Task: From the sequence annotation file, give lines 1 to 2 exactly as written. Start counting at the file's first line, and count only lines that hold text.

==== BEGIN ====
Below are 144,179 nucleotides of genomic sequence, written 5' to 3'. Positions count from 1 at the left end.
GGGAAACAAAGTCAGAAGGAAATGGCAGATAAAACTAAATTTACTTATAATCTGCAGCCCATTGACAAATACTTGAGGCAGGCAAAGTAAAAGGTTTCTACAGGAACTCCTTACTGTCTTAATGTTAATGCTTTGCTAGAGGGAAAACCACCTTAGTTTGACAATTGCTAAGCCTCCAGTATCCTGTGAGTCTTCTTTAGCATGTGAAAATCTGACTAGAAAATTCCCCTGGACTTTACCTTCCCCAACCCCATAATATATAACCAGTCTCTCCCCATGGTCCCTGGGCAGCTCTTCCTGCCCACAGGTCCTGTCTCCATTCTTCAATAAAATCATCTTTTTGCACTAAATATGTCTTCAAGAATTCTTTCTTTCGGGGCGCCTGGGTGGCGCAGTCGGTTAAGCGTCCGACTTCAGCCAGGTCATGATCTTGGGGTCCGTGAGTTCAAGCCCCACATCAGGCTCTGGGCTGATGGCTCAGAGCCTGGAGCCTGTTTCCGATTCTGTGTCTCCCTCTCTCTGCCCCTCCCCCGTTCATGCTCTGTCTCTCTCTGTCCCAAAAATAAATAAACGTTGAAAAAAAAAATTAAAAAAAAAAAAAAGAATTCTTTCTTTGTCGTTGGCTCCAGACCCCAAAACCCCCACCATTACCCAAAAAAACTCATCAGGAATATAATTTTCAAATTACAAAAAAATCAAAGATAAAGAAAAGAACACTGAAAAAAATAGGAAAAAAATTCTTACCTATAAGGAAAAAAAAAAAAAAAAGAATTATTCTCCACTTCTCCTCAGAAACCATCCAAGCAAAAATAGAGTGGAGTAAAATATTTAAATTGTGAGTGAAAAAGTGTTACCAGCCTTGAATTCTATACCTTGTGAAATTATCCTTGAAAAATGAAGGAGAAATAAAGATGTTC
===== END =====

Below are 144,179 nucleotides of genomic sequence, written 5' to 3'. Positions count from 1 at the left end.
GGGAAACAAAGTCAGAAGGAAATGGCAGATAAAACTAAATTTACTTATAATCTGCAGCCCATTGACAAATACTTGAGGCAGGCAAAGTAAAAGGTTTCTACAGGAACTCCTTACTGTCTTAATGTTAATGCTTTGCTAGAGGGAAAACCACCTTAGTTTGACAATTGCTAAGCCTCCAGTATCCTGTGAGTCTTCTTTAGCATGTGAAAATCTGACTAGAAAATTCCCCTGGACTTTACCTTCCCCAACCCCATAATATATAACCAGTCTCTCCCCATGGTCCCTGGGCAGCTCTTCCTGCCCACAGGTCCTGTCTCCATTCTTCAATAAAATCATCTTTTTGCACTAAATATGTCTTCAAGAATTCTTTCTTTCGGGGCGCCTGGGTGGCGCAGTCGGTTAAGCGTCCGACTTCAGCCAGGTCATGATCTTGGGGTCCGTGAGTTCAAGCCCCACATCAGGCTCTGGGCTGATGGCTCAGAGCCTGGAGCCTGTTTCCGATTCTGTGTCTCCCTCTCTCTGCCCCTCCCCCGTTCATGCTCTGTCTCTCTCTGTCCCAAAAATAAATAAACGTTGAAAAAAAAAATTAAAAAAAAAAAAAAGAATTCTTTCTTTGTCGTTGGCTCCAGACCCCAAAACCCCCACCATTACCCAAAAAAACTCATCAGGAATATAATTTTCAAATTACAAAAAAATCAAAGATAAAGAAAAGAACACTGAAAAAAATAGGAAAAAAATTCTTACCTATAAGGAAAAAAAAAAAAAAAAGAATTATTCTCCACTTCTCCTCAGAAACCATCCAAGCAAAAATAGAGTGGAGTAAAATATTTAAATTGTGAGTGAAAAAGTGTTACCAGCCTTGAATTCTATACCTTGTGAAATTATCCTTGAAAAATGAAGGAGAAATAAAGATGTTC